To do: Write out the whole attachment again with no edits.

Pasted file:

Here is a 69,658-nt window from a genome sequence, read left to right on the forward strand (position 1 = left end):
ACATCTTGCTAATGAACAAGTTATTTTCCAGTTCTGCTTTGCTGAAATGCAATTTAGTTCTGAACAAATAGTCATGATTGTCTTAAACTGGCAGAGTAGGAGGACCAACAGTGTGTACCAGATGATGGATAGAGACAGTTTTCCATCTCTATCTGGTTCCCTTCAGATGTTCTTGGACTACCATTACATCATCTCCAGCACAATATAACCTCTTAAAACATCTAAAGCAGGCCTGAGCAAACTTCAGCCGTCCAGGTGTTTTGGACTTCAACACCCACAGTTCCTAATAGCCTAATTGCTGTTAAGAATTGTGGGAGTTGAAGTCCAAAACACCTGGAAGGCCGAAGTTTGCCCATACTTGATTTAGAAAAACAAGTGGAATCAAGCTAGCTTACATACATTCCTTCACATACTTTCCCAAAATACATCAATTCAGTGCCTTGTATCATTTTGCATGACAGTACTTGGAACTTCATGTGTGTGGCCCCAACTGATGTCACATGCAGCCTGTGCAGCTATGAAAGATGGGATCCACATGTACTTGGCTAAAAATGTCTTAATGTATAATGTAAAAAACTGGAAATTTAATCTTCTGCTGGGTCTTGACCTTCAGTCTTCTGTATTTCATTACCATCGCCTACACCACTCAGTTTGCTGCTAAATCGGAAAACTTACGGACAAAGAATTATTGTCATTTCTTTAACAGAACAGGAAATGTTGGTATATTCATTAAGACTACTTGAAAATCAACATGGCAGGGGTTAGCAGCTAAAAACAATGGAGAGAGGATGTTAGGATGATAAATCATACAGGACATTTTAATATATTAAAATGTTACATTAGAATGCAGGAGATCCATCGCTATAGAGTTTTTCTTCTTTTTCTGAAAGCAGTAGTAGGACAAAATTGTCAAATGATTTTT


Here is a 69,658-nt window from a genome sequence, read left to right on the forward strand (position 1 = left end):
ACATCTTGCTAATGAACAAGTTATTTTCCAGTTCTGCTTTGCTGAAATGCAATTTAGTTCTGAACAAATAGTCATGATTGTCTTAAACTGGCAGAGTAGGAGGACCAACAGTGTGTACCAGATGATGGATAGAGACAGTTTTCCATCTCTATCTGGTTCCCTTCAGATGTTCTTGGACTACCATTACATCATCTCCAGCACAATATAACCTCTTAAAACATCTAAAGCAGGCCTGAGCAAACTTCAGCCGTCCAGGTGTTTTGGACTTCAACACCCACAGTTCCTAATAGCCTAATTGCTGTTAAGAATTGTGGGAGTTGAAGTCCAAAACACCTGGAAGGCCGAAGTTTGCCCATACTTGATTTAGAAAAACAAGTGGAATCAAGCTAGCTTACATACATTCCTTCACATACTTTCCCAAAATACATCAATTCAGTGCCTTGTATCATTTTGCATGACAGTACTTGGAACTTCATGTGTGTGGCCCCAACTGATGTCACATGCAGCCTGTGCAGCTATGAAAGATGGGATCCACATGTACTTGGCTAAAAATGTCTTAATGTATAATGTAAAAAACTGGAAATTTAATCTTCTGCTGGGTCTTGACCTTCAGTCTTCTGTATTTCATTACCATCGCCTACACCACTCAGTTTGCTGCTAAATCGGAAAACTTACGGACAAAGAATTATTGTCATTTCTTTAACAGAACAGGAAATGTTGGTATATTCATTAAGACTACTTGAAAATCAACATGGCAGGGGTTAGCAGCTAAAAACAATGGAGAGAGGATGTTAGGATGATAAATCATACAGGACATTTTAATATATTAAAATGTTACATTAGAATGCAGGAGATCCATCGCTATAGAGTTTTTCTTCTTTTTCTGAAAGCAGTAGTAGGACAAAATTGTCAAATGATTTTT